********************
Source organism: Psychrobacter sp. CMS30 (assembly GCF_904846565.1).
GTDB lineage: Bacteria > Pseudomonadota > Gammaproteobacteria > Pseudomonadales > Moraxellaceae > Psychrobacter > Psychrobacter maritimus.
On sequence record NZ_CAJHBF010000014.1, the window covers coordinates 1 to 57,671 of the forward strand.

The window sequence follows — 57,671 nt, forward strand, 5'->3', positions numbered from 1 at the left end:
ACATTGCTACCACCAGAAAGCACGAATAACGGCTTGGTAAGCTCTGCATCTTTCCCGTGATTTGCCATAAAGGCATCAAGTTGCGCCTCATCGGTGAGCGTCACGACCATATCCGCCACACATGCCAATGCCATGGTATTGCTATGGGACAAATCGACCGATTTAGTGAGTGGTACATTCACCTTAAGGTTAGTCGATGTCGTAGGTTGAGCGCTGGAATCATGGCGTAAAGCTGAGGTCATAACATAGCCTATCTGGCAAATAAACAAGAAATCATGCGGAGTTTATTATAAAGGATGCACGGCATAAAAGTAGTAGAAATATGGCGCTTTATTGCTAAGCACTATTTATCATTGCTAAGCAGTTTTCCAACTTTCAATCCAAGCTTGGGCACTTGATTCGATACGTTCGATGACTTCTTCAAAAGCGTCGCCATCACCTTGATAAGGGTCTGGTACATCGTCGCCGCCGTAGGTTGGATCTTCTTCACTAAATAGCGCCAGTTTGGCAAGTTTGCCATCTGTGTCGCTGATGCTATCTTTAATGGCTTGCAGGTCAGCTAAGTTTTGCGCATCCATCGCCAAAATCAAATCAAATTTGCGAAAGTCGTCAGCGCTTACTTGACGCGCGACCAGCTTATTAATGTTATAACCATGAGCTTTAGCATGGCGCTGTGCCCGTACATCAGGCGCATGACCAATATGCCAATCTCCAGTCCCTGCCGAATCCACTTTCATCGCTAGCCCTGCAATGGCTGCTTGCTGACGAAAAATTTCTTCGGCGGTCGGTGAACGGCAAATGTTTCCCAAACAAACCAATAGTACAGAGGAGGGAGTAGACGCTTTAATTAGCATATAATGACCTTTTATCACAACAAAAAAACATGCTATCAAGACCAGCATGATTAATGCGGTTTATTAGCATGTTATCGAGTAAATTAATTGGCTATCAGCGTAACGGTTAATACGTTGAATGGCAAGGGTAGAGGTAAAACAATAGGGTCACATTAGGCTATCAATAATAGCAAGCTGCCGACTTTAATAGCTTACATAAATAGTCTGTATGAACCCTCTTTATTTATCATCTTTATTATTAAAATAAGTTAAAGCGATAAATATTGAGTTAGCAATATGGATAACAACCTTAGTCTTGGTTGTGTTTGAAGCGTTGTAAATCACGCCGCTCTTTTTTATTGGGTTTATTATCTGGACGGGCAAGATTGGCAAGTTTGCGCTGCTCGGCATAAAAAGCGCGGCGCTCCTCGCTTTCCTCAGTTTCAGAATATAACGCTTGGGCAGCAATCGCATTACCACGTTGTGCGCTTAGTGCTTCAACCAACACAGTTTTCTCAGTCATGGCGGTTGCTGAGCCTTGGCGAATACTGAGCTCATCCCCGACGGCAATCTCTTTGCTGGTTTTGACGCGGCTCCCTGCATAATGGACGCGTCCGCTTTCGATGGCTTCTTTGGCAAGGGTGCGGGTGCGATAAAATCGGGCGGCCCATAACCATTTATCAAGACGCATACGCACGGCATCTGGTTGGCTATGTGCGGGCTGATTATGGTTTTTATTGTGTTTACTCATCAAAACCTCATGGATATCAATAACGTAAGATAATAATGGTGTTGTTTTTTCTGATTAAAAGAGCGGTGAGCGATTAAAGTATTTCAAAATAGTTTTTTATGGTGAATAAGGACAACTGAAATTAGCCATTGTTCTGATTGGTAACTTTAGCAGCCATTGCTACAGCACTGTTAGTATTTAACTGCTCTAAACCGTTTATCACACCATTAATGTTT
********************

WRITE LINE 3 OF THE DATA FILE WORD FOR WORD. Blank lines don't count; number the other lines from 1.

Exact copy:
On sequence record NZ_CAJHBF010000014.1, the window covers coordinates 1 to 57,671 of the forward strand.